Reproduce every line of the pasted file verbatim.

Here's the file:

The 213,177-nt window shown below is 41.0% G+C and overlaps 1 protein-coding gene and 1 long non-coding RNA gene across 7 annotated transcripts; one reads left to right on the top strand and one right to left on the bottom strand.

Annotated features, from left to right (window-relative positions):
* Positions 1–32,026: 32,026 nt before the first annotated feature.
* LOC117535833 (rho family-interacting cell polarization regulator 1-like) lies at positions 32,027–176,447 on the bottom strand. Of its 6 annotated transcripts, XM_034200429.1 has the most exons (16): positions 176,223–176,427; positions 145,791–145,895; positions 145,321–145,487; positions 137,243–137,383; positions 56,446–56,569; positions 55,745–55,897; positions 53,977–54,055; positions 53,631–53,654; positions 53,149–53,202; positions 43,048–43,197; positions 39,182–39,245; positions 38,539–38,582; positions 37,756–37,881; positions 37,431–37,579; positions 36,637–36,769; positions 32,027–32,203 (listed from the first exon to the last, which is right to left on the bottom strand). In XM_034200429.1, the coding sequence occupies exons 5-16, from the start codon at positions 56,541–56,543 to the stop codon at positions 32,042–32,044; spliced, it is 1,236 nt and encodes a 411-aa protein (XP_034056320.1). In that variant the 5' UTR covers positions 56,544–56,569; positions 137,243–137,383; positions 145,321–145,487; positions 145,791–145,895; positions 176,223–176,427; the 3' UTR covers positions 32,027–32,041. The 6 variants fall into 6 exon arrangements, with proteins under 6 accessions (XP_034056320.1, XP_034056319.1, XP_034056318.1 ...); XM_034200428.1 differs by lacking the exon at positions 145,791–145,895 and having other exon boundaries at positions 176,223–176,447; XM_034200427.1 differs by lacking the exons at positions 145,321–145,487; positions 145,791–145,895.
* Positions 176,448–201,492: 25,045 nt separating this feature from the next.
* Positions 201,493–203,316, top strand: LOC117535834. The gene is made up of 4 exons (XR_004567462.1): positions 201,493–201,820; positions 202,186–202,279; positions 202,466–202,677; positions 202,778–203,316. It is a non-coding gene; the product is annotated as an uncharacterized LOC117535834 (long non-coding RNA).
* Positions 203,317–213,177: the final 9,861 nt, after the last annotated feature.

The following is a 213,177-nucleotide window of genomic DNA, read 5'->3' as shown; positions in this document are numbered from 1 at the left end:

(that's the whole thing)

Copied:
The 213,177-nt window shown below is 41.0% G+C and overlaps 1 protein-coding gene and 1 long non-coding RNA gene across 7 annotated transcripts; one reads left to right on the top strand and one right to left on the bottom strand.

Annotated features, from left to right (window-relative positions):
* Positions 1–32,026: 32,026 nt before the first annotated feature.
* LOC117535833 (rho family-interacting cell polarization regulator 1-like) lies at positions 32,027–176,447 on the bottom strand. Of its 6 annotated transcripts, XM_034200429.1 has the most exons (16): positions 176,223–176,427; positions 145,791–145,895; positions 145,321–145,487; positions 137,243–137,383; positions 56,446–56,569; positions 55,745–55,897; positions 53,977–54,055; positions 53,631–53,654; positions 53,149–53,202; positions 43,048–43,197; positions 39,182–39,245; positions 38,539–38,582; positions 37,756–37,881; positions 37,431–37,579; positions 36,637–36,769; positions 32,027–32,203 (listed from the first exon to the last, which is right to left on the bottom strand). In XM_034200429.1, the coding sequence occupies exons 5-16, from the start codon at positions 56,541–56,543 to the stop codon at positions 32,042–32,044; spliced, it is 1,236 nt and encodes a 411-aa protein (XP_034056320.1). In that variant the 5' UTR covers positions 56,544–56,569; positions 137,243–137,383; positions 145,321–145,487; positions 145,791–145,895; positions 176,223–176,427; the 3' UTR covers positions 32,027–32,041. The 6 variants fall into 6 exon arrangements, with proteins under 6 accessions (XP_034056320.1, XP_034056319.1, XP_034056318.1 ...); XM_034200428.1 differs by lacking the exon at positions 145,791–145,895 and having other exon boundaries at positions 176,223–176,447; XM_034200427.1 differs by lacking the exons at positions 145,321–145,487; positions 145,791–145,895.
* Positions 176,448–201,492: 25,045 nt separating this feature from the next.
* Positions 201,493–203,316, top strand: LOC117535834. The gene is made up of 4 exons (XR_004567462.1): positions 201,493–201,820; positions 202,186–202,279; positions 202,466–202,677; positions 202,778–203,316. It is a non-coding gene; the product is annotated as an uncharacterized LOC117535834 (long non-coding RNA).
* Positions 203,317–213,177: the final 9,861 nt, after the last annotated feature.

The following is a 213,177-nucleotide window of genomic DNA, read 5'->3' as shown; positions in this document are numbered from 1 at the left end: